Tribes present a united front on Native 8(a)
WASHINGTON - The Natural Resources Committee of Chairman Rep. Nick Rahall, D-W.Va., is not the principal committee of jurisdiction over the Small Business Administration Native 8(a) contracting program, so it has had no chance to derail a bill from Rep. Henry Waxman, D-Calif., that would limit the program dollars federal agencies must direct toward American Indian and Alaska Native contractors. Waxman's bill has passed the House of Representatives and is now in the Senate.
An especial gripe of Waxman and the like-minded have been so-called ''sole source'' contracts, awarded in large dollar amounts on a non-competitive basis. Alaska Native Corporations have done well enough under the guidelines for sole-source contracting to have drawn heavy criticism over the past two years.
The SBA 8(a) funds provide opportunities for minority businesses and entrepreneurs. Critics, armed with a General Accountability Office study from 2006, have charged that special rules in the Native 8(a) program divert overall minority-preference funding from black and Hispanic contractors. Native 8(a) tribes and businesses have resisted being singled out for their successes under a program intended to foster business success among minority groups.
By inaugurating a series of hearings on Native economic diversity with a Sept. 19 session on the Native 8(a) program, Rahall helped to build a positive record for it in the House. According to a lobbyist, speaking on condition of anonymity so as not to eclipse a client who was also at the hearing, supporters of the Native 8(a) program were jubilant Sept. 19 when 14 lawmakers attended the hearing and expressed support. If only a few committee members had turned out, the lobbyist said, the show of support would have been diluted.
''We need allies. We've got enough enemies.''
Rahall and ranking member Rep. Don Young, R-Alaska, set a tone for the hearing in their opening remarks. Young described the Native 8(a) program as being ''under attack'' in other committees of Congress, and Rahall set the perimeters of the big picture.
''With a 26 percent poverty rate in Indian country and unemployment rates as high as 80 percent, the need for economic development in Native communities is self-evident,'' Rahall said. ''Some Native governments have made great strides in combating this situation while others continue to struggle. Likewise, some federal programs have worked better than others. ... Testimony today will discuss the benefits that the Native 8(a) program has brought to Native America.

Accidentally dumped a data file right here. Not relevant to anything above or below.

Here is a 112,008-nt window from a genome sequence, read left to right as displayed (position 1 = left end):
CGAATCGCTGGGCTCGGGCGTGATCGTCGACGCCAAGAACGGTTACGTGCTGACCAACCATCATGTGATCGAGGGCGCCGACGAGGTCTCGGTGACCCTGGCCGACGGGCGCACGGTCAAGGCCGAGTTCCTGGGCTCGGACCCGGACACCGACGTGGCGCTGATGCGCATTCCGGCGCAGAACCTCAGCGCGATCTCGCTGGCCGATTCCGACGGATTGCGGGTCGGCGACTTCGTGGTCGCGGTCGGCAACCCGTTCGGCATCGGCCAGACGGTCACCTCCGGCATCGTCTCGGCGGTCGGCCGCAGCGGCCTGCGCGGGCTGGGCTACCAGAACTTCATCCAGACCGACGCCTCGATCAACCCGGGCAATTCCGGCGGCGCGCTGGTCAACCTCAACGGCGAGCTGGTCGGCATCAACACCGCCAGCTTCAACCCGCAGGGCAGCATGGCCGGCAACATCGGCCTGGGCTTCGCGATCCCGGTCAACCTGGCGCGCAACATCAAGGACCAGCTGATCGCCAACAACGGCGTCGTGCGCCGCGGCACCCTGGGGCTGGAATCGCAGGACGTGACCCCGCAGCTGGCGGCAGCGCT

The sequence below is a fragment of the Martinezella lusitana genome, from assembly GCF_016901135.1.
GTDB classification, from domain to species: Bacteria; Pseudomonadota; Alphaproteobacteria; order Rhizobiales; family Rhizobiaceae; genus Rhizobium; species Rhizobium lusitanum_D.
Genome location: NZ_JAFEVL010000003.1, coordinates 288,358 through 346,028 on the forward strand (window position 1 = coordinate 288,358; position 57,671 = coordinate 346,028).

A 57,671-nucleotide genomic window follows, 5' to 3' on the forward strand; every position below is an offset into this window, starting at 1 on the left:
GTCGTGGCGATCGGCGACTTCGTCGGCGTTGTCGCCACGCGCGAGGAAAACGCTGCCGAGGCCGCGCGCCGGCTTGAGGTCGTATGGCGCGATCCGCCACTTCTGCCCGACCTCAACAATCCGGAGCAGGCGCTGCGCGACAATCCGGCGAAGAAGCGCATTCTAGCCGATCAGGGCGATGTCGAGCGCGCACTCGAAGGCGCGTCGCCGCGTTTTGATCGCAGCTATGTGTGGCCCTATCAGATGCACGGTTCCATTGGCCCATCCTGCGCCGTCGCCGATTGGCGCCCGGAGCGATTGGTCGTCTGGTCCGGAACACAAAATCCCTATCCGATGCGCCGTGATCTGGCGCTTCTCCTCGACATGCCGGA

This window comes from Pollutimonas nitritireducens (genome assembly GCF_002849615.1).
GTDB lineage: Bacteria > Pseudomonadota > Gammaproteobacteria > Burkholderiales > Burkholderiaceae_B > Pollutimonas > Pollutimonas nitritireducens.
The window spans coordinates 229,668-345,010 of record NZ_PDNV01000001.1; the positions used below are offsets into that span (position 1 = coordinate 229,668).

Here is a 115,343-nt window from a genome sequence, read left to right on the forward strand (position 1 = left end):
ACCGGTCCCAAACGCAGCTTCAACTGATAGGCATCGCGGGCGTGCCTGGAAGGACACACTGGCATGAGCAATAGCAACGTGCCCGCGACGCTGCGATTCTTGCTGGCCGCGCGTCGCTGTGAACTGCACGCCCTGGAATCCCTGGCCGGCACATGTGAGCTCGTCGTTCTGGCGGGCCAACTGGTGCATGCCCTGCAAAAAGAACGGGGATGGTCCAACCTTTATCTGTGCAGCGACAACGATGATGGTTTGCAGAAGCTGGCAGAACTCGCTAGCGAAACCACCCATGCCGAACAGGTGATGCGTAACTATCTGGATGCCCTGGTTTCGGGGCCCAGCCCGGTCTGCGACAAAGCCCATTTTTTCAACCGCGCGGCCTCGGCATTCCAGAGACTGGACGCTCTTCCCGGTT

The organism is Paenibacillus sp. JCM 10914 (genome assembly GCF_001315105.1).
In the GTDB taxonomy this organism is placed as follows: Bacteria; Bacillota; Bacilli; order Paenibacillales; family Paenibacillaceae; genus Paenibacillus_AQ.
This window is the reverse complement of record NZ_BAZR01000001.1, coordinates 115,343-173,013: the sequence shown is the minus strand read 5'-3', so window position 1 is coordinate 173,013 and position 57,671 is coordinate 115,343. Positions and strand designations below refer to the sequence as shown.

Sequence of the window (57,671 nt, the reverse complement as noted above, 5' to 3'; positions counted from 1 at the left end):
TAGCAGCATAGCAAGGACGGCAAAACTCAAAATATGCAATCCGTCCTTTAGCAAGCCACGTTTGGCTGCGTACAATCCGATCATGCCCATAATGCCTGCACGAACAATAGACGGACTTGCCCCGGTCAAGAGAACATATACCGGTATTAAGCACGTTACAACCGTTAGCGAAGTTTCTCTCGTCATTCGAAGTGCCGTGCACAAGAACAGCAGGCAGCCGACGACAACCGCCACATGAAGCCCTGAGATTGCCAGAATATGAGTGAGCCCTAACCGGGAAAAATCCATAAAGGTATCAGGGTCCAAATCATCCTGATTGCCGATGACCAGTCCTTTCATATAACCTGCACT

''Data shows that tribal and Alaska Native corporations received less than 1 percent of the $377.5 billion awarded through federal procurement contracts. Of the $145 billion awarded through sole source contracts, tribal and Alaska Native corporations only received approximately 1.4 percent of that amount. ... I look forward to hearing testimony on how this program affects Native communities and how it can be improved to ensure that it is working as intended.''
In a voluminous and impassioned defense of Native 8(a) contracting, Neal McCaleb, chairman of the board of Chickasaw Nation Industries Inc., described Native 8(a) successes, and the strength they bring to Native economies, as antidotes to the darkest chapters of the American Indian past. ''While in the past our presence served to threaten others,'' McCaleb said, ''today we represent an important opportunity for partnership and shared success across America, especially in rural and remote America. As tribes work toward modern prosperity and enjoy varying degrees of economic success in our times, we remember well what happened in those eras. Working together with the federal government, the private sector and our neighbors will ensure that the experiences of those eras never return. ...
''Please, do not harm this program.''
Tex Hall, chairman of the Inter-Tribal Economic Alliance, called on all tribes to support Alaska Native Corporations as they endure the withering criticism of Waxman and company. ''Although the recent attacks have been aimed at our Alaska Native brothers and sisters, make no mistake - they are attacks on tribes and all Indian people. As our collective history has shown, when termination policies come for one, they come for all.
''Indian country, we must not sleep. We must unify to protect our full participation in the 8(a) program.''